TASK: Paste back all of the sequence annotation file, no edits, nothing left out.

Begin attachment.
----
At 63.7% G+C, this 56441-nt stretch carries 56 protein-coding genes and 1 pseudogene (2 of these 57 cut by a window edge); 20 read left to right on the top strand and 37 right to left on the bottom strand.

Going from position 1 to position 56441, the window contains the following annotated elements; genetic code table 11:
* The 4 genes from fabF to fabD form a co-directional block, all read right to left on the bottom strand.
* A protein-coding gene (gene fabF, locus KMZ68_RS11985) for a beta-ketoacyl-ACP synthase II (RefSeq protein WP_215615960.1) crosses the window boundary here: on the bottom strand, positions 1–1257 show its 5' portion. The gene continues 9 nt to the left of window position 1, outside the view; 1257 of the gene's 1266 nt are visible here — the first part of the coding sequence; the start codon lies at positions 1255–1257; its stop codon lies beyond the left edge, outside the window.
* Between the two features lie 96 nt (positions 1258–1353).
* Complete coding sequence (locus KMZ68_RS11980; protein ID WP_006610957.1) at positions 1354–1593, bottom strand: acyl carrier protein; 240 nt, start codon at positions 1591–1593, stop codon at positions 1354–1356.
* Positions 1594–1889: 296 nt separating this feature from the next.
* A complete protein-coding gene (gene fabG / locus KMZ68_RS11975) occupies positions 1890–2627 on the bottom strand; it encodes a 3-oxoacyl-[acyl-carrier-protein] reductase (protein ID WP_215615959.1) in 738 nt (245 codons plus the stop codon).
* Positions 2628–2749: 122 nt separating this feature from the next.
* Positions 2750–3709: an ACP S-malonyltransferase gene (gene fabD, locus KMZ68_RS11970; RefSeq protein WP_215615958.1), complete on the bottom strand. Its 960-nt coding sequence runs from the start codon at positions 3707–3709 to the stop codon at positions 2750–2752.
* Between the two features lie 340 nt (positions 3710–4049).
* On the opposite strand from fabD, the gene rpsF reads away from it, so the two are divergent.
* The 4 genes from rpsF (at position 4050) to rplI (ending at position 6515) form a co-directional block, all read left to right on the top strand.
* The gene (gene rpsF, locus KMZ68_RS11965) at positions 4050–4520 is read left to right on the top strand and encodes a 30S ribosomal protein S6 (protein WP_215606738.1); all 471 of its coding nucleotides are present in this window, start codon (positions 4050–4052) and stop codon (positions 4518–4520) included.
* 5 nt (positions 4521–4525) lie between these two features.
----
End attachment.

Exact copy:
At 63.7% G+C, this 56441-nt stretch carries 56 protein-coding genes and 1 pseudogene (2 of these 57 cut by a window edge); 20 read left to right on the top strand and 37 right to left on the bottom strand.

Going from position 1 to position 56441, the window contains the following annotated elements; genetic code table 11:
* The 4 genes from fabF to fabD form a co-directional block, all read right to left on the bottom strand.
* A protein-coding gene (gene fabF, locus KMZ68_RS11985) for a beta-ketoacyl-ACP synthase II (RefSeq protein WP_215615960.1) crosses the window boundary here: on the bottom strand, positions 1–1257 show its 5' portion. The gene continues 9 nt to the left of window position 1, outside the view; 1257 of the gene's 1266 nt are visible here — the first part of the coding sequence; the start codon lies at positions 1255–1257; its stop codon lies beyond the left edge, outside the window.
* Between the two features lie 96 nt (positions 1258–1353).
* Complete coding sequence (locus KMZ68_RS11980; protein ID WP_006610957.1) at positions 1354–1593, bottom strand: acyl carrier protein; 240 nt, start codon at positions 1591–1593, stop codon at positions 1354–1356.
* Positions 1594–1889: 296 nt separating this feature from the next.
* A complete protein-coding gene (gene fabG / locus KMZ68_RS11975) occupies positions 1890–2627 on the bottom strand; it encodes a 3-oxoacyl-[acyl-carrier-protein] reductase (protein ID WP_215615959.1) in 738 nt (245 codons plus the stop codon).
* Positions 2628–2749: 122 nt separating this feature from the next.
* Positions 2750–3709: an ACP S-malonyltransferase gene (gene fabD, locus KMZ68_RS11970; RefSeq protein WP_215615958.1), complete on the bottom strand. Its 960-nt coding sequence runs from the start codon at positions 3707–3709 to the stop codon at positions 2750–2752.
* Between the two features lie 340 nt (positions 3710–4049).
* On the opposite strand from fabD, the gene rpsF reads away from it, so the two are divergent.
* The 4 genes from rpsF (at position 4050) to rplI (ending at position 6515) form a co-directional block, all read left to right on the top strand.
* The gene (gene rpsF, locus KMZ68_RS11965) at positions 4050–4520 is read left to right on the top strand and encodes a 30S ribosomal protein S6 (protein WP_215606738.1); all 471 of its coding nucleotides are present in this window, start codon (positions 4050–4052) and stop codon (positions 4518–4520) included.
* 5 nt (positions 4521–4525) lie between these two features.